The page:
Scam of the day – November 12, 2017 – New online employment scam

I have been warning you about employment related scams for years and today’s scam represents the most recent incarnation of scams that involve seeking employment.

Searching for a job online has become the norm for many people seeking employment and there are many legitimate online employment websites such as and, however, merely because an ad for a job appears on a legitimate website does not mean that the job is for real.  It may be just a scam seeking either personal information to make you a victim of identity theft, your money or both.  Do not assume because you see an ad for a job on a legitimate employment website that the ad is legitimate.  Although Career, and other online employment agencies do their best to screen their ads, they can’t be even close to perfect.

In the newest variation of the scammer, the scammers will  first do research on their victims and read their resumes.  They then contact the victim and offer them a job, but tell  the victim that he or she will need to purchase some equipment and pay a fee for training.  A check is sent to the victim to pay for the equipment.  The unwary victim deposits the counterfeit check and get provisional credit from his or her bank before the check is discovered to be counterfeit which can take weeks.  At this point the funds are taken back from your account by your bank, but meanwhile the money you have wired as instructed to the scammer is lost forever.


Never spend money to apply for a job.  Legitimate employers do not require fees.  Google the address, telephone number and name of the company to see if they match what you have been told.  Don’t send a resume with personal information, such as your Social Security number that can be used to make you a victim of identity theft.  If an ad appears to be from a company that you know is legitimate, confirm by a telephone call to the real company’s HR department that the ad you are answering is legitmate.  A legitimate company will eventually need your Social Security number, but not early in the process.  Make sure that you have confirmed that the job is legitimate before providing this information.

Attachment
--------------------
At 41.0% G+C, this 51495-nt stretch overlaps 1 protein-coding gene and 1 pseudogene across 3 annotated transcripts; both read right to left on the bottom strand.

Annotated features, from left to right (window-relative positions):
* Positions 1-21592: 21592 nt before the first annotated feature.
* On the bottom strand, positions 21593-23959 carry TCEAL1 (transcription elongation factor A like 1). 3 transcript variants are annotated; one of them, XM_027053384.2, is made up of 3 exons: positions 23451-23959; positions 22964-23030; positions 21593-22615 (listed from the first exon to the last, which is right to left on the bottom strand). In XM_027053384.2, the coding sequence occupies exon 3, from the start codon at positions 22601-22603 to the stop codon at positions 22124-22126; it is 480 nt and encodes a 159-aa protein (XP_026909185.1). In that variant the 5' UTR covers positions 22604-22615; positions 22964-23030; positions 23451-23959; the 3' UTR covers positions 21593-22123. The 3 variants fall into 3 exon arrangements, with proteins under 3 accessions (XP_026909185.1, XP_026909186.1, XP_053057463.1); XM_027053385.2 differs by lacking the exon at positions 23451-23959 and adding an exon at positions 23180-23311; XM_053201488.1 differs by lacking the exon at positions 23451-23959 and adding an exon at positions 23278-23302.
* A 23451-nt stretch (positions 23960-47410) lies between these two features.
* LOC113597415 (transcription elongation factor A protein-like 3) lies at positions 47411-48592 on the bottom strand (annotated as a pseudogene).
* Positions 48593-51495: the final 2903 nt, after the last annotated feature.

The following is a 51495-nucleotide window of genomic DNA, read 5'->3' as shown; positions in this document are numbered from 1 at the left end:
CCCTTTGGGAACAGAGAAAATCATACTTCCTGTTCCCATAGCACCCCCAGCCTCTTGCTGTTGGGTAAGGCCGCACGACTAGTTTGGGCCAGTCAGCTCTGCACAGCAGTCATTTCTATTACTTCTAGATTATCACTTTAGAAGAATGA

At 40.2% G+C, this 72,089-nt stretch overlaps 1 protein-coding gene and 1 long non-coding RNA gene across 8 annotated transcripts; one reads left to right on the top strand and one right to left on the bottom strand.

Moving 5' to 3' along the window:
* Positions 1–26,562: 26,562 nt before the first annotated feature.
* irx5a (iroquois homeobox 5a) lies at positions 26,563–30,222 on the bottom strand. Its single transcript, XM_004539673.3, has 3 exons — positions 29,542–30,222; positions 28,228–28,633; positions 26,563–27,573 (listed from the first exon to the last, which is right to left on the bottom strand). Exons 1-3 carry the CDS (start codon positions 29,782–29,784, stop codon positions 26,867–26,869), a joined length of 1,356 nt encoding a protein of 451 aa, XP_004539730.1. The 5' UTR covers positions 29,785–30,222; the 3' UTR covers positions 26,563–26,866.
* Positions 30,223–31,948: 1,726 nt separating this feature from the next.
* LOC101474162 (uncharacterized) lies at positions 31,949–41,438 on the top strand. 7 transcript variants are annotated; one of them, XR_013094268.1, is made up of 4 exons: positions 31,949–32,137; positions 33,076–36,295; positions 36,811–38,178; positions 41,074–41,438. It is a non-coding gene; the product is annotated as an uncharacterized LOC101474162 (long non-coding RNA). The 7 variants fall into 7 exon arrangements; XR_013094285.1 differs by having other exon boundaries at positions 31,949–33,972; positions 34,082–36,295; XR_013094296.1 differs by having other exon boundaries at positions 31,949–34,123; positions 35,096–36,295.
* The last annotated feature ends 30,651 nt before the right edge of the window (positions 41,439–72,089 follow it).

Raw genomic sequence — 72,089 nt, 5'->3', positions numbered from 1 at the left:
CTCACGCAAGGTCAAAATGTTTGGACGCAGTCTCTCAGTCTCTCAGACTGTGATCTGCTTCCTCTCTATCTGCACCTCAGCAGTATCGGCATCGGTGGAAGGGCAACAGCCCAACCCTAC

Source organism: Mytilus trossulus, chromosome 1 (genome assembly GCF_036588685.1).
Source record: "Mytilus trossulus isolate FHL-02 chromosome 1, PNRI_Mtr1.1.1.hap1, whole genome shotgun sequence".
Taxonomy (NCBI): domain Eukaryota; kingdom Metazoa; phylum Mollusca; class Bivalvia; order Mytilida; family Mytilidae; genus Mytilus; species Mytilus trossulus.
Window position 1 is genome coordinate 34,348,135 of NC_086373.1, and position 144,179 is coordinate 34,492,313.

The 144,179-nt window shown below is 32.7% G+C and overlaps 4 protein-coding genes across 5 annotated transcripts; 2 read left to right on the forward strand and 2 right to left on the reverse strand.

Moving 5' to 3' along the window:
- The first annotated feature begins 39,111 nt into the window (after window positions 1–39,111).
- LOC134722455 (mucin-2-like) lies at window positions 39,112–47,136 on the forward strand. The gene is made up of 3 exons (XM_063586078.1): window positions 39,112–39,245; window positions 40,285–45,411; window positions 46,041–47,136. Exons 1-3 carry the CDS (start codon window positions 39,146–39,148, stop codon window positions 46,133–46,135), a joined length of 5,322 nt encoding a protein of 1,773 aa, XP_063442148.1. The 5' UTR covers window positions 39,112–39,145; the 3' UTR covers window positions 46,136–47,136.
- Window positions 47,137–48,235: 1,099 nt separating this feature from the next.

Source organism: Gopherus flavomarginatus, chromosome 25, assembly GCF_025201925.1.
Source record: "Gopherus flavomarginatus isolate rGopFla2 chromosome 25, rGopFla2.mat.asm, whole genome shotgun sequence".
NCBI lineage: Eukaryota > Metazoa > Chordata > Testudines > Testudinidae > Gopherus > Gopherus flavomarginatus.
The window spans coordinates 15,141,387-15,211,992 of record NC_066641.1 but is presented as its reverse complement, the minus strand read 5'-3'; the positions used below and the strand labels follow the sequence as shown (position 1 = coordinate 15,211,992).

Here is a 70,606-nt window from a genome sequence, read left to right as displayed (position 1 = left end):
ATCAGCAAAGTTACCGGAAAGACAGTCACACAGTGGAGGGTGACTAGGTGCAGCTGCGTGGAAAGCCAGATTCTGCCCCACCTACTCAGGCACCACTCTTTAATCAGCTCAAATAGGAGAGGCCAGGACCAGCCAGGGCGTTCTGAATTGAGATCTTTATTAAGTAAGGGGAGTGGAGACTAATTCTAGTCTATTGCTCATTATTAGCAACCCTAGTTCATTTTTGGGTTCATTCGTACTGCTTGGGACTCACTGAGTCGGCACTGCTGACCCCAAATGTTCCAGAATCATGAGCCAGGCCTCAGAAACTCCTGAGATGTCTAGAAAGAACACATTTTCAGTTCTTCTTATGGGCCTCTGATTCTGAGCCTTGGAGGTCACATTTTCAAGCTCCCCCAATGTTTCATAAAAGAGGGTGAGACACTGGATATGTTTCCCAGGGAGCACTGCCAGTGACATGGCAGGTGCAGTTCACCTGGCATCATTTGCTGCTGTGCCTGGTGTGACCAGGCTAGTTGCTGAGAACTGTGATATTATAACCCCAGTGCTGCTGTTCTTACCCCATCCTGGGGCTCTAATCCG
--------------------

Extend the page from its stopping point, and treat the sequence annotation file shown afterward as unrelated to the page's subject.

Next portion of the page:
In regard to this particular scam, you should investigate the company thoroughly before agreeing to anything and never consider a check as being legitimate until it has fully cleared.

Scam of the day – July 10, 2017 – Phony job interview scam

Recently a number of companies including the Financial Industry Regulatory Authority (FINRA) have been reporting their company’s names are being used for phony job interviews being conducted by Skype in which the sole purpose of the interview is for a scammer to obtain personal information to be used to make the person who thinks he or she is participating in a legitimate job interview a victim of identity theft.

Part of the problem with this scam is that companies are using Skype for legitimate job interviews.  Fortunately, there are some telltale signs to warn you if the interview is a real interview or an identity theft trap.


If you are contacted about a job interview to be conducted by Skype when you have not applied for the job, you should immediately become skeptical.

While some states permit prospective employers to ask for Social Security numbers on job applications, you should also be skeptical if you are asked for that information early in the job application process and certainly no employer needs bank account information from you prior to your being hired.  Before doing a Skype job interview, contact the real company’s HR department to confirm that the Skype interview is real.

Scam of the day – August 4, 2012 – Online job scams

The convenience of looking for a job online is somewhat balanced by the ease with which scammers can exploit this process to steal money from you or make you a victim of identity theft.  Merely because you find a job listing on a legitimate job site, such as does not meant that the company is legitimate.  Despite the best efforts of employment websites, scammers do get through.


If a company doesn’t even list its name, don’t even bother to respond to the advertisement.  Real companies are not afraid of using their names in their ads.  Stick to legitimate sites, such as  which at least make an effort to try to weed out the scammers.  The key to identity theft is your Social Security number so do not provide your Social Security number on any initial job application.   A problem, however, is that companies may do a background check on prospective employees and to do that effectively they will need your Social Security number.  If you get to that point in the process call the HR department of the company at a telephone number that you know is accurate to confirm that indeed the job offer is a legitimate one and not just someone posing as that company.  Finally, whenever you provide personal information online, make sure that the URL begins with “https” rather than just “http.”  That letter “s” indicates that the information is being encrypted